Now, our scratchy blues track this was a classic. It came from “Blind” Lemon Jefferson, who was born in 1893 in Texas and grew to be one of the most popular blues singers of the 1920s, being dubbed “Father of the Texas Blues”. The song we chose became a success for later blues and rock and roll musicians, like Carl Perkins, and was his 1927 recording of ‘Matchbox Blues’.

Despite a few moments of doubt along the way, we arrived back home safe and sound and we parked up the Cruise Mobile and started collecting up the records and CDs and putting them in those neat little piles that we always promise to file away ‘when we have a moment or two to spare’. To judge our success, you’re invited to tune into next week’s show, when we’ll call by for you in the Cruise Mobile, same time, same place, with a seat saved especially for you. So, until the nest time we go Cruising with The Commissioner . . . . have fun!

  1. The Vikster says:

    t’was a particularly excellent show this week

    • The Commissioner says:

      We had fun putting the show together and glad you enjoyed it. We have a picture in mind of you playing along on your uke with some of the tracks 🙂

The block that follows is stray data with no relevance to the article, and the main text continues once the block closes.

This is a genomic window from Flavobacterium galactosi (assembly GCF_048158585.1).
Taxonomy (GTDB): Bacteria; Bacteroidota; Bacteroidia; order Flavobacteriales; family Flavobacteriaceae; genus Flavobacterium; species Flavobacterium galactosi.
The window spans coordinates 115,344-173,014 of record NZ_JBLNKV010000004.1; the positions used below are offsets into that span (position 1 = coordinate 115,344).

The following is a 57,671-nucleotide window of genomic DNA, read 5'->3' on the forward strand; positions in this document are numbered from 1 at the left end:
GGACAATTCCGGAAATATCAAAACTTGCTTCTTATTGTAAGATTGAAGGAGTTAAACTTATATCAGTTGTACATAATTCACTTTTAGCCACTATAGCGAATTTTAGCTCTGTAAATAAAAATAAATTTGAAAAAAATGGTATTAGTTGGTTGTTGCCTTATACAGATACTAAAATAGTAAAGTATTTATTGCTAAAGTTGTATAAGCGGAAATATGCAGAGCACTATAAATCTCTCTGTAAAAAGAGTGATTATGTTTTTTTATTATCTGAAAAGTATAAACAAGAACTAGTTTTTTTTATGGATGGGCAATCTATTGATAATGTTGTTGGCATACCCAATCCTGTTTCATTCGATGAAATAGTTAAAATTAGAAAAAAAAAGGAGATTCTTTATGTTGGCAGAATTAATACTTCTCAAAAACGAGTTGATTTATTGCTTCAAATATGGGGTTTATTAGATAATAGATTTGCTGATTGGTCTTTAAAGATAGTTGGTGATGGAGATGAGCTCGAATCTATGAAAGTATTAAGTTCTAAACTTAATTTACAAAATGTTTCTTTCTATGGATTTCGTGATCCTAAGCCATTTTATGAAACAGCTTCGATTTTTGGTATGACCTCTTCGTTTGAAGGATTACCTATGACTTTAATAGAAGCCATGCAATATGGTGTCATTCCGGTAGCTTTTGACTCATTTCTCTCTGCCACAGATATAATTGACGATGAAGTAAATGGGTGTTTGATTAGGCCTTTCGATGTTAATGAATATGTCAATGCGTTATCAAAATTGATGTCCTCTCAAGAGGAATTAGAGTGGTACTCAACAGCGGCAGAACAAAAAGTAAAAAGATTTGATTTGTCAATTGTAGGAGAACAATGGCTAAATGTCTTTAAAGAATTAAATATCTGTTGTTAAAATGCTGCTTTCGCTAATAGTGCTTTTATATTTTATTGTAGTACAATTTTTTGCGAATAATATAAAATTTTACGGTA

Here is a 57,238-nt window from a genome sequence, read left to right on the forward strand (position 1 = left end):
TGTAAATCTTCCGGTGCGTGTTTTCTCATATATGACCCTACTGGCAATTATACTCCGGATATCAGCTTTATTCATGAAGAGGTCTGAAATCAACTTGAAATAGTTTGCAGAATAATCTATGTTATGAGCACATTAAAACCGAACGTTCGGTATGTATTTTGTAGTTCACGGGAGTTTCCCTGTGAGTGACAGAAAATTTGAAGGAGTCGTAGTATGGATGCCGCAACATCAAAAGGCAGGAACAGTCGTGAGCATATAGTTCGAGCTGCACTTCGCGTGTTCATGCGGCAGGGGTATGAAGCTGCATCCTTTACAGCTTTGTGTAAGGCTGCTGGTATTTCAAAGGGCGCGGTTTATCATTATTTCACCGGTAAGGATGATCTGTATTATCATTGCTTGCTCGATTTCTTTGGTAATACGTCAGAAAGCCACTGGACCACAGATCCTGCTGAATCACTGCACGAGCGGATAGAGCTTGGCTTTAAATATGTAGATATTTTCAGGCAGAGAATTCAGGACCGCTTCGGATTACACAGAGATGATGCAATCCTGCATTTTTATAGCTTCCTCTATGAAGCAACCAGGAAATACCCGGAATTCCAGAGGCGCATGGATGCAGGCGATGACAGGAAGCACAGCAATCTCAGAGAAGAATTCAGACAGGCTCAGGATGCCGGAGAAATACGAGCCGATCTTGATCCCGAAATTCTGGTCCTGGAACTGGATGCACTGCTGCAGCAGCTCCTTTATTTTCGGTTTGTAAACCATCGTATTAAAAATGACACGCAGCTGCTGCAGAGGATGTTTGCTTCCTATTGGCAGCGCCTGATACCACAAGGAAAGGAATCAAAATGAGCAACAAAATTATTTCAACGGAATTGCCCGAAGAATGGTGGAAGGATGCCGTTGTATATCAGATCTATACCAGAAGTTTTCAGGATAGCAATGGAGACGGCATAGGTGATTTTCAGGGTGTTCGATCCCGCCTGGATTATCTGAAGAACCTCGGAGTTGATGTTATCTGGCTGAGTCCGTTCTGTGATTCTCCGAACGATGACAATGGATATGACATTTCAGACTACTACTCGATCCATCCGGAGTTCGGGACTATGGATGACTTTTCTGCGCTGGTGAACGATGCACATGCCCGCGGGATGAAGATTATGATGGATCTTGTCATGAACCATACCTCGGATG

2. The Spongeman says:

    Top show Commissioner

  3. Arfa Pinetop says:

    Hi Emp

    Only listened to the first half so far but noted The Kinks seemed to be missing . . . . Water Melon Man . . . . no Kinks . . . . Billy Walton and then Johnny Alpha. Please explain or else I ‘ll have no option than to report you to both Kent Walton and Jack Jackson !!!

    On the record front here’s one for you to lookout for Emp “Strange ” by Screaming Jay Hawkins ” a flipside I know not of what, on The Roulette label possibly, but I think you may like it!

    P.S. Apologies forgot to say, to contact those DJays one has to go through (metaphorically speaking) their agent one Doris Stokes!


    • The Commissioner says:

      You always were a bit of a name dropper and you’ve done well this time . . . . . but how long have you been experiencing these ‘lost moments?’ Do you find yourself sifting through your purchases (or ‘gifts’) from the local music emporia, only to find some Mantovani, Des O’Connor, or Ken Dodd? Rest assured the Kinks remain safe in our playlist, along with an honourable mention for yourself, which may have undermined your carefully cultivated public persona and generated this ‘lost moment’.

      By the way, we asked Kent Walton, Jack Jackson, David Jacobs, and Sam Costa for their views, but we got a resounding ‘no comment’. I like my metaphorical contacts ‘well done’ rather than ‘medium’, which probably accounts for the ‘no comments’!

      ‘Strange’ was the B side of his 1964 Roulette 45 ‘The Whammy’, released in the UK on the Columbia label. I can hear him without remembering that he started off wanting to be an opera singer . . . . !

      We await your further instructions/comments (with the benefit of our retained defamation lawyer).